Jul 2, 2012, 7:33 PM EDT
Here is our regular look around the NBA — links to stories worth reading and notes to check out (stuff that did not get its own post here at PBT) — done in bullet point form. Because bloggers love bullet points. Today, lots of free agency stuff.
• Michael Jordan’s son Marcus, who plays college ball for Central Florida, was arrested in Oklahoma City recently. And sounded like quite gentleman in doing so.
• Andrei Kirilenko and Nenad Krstic are not returning to CSKA Moscow, the team president confirmed. Both likely NBA bound. There have been rumors Kirilenko had a handshake deal with the Nets, but a few teams may be interested in both guys services.
• Look for the Pistons to be quiet through free agency.
• The Magic are trying to figure out how to keep J.J. Hickson.
• Minnesota is making a run at just about everyone.
• Amare Stoudemire is going to work out with Hakeem Olajuwon this summer, focusing on his post game.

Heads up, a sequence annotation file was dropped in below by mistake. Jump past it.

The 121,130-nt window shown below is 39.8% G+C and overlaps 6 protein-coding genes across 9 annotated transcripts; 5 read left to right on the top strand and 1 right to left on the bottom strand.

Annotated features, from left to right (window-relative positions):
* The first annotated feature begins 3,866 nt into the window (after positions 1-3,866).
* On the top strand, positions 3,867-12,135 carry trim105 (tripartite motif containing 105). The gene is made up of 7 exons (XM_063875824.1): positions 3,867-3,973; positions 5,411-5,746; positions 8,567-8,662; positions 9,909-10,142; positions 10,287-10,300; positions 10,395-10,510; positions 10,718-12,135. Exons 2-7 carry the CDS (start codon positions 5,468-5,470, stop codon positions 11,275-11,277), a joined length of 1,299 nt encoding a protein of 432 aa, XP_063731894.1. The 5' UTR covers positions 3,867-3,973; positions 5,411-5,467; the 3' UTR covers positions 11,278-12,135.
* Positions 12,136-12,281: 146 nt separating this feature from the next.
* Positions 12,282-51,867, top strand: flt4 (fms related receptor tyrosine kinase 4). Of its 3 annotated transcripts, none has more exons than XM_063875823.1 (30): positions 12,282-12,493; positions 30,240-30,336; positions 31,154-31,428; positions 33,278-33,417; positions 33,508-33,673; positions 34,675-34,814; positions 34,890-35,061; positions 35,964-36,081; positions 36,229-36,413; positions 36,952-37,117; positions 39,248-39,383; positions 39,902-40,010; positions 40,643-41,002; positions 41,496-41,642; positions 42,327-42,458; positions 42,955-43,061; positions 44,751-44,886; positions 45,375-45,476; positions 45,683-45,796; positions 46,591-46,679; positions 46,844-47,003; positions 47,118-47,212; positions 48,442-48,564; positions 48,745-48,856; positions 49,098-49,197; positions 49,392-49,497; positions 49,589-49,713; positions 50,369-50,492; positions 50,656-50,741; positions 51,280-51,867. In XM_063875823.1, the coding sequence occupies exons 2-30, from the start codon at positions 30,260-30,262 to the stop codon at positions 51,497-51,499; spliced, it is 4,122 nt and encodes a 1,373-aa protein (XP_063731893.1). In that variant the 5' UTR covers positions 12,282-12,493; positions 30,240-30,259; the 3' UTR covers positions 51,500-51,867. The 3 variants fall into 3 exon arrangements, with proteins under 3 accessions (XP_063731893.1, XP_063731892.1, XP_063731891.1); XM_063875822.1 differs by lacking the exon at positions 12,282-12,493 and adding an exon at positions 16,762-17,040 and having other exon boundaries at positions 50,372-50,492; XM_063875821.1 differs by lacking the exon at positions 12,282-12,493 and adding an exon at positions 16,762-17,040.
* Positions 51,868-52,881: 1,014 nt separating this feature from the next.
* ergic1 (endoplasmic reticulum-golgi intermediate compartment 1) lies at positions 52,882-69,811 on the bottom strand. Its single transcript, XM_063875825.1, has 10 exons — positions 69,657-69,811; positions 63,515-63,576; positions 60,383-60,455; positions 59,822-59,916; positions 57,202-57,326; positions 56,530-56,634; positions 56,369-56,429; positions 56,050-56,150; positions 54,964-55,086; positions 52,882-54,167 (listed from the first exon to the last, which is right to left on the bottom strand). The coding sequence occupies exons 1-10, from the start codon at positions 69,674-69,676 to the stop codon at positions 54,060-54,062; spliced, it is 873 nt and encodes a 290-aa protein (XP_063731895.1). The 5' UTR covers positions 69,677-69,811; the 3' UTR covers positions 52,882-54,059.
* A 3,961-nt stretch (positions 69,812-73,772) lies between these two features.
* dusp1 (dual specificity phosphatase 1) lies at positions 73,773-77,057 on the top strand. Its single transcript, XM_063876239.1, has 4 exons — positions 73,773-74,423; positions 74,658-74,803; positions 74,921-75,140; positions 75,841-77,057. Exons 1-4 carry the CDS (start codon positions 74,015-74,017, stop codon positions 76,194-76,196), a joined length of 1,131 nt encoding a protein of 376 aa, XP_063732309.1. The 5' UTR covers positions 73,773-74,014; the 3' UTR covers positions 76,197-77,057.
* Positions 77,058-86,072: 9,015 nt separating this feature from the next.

• Pat Riley talks about the weight that the national hatred of the Miami Heat placed on the team.
• In case you missed it, the Bobcats have new uniforms for next season.
• Last week Senior Vice President of Referee Operations, Major General Ronald L. Johnson, stepped down. He was behind some of the tranparency measures in the last few years.
• The Dallas Mavericks will play a preseason game against Barcelona Regal Oct. 9 at the Palau Sant Jordi as part of the Mavs preseason jaunt to Europe. Got to figure out how to get NBC to send me to that game.
• Here is GQ’s Q&A with Anthony Davis.
• The lawsuit filed against the Lakers and others after a toddler fell from a luxury suite to his death inside Staples Center has been dismissed.
- Bulls have no answer for Nene as Wizards take Game 1 0
- Charlotte is scrappy but Heat have too much in comfortable 99-88 win 9
- Spurs use huge 4th quarter run to come back and win Game 1 vs. Mavericks 8
- NBA issues statement saying Chris Paul was fouled before late-game turnover against Warriors 17
- Jim Buss says he’ll step down if Lakers aren’t contenders again in ‘three to four years’ 41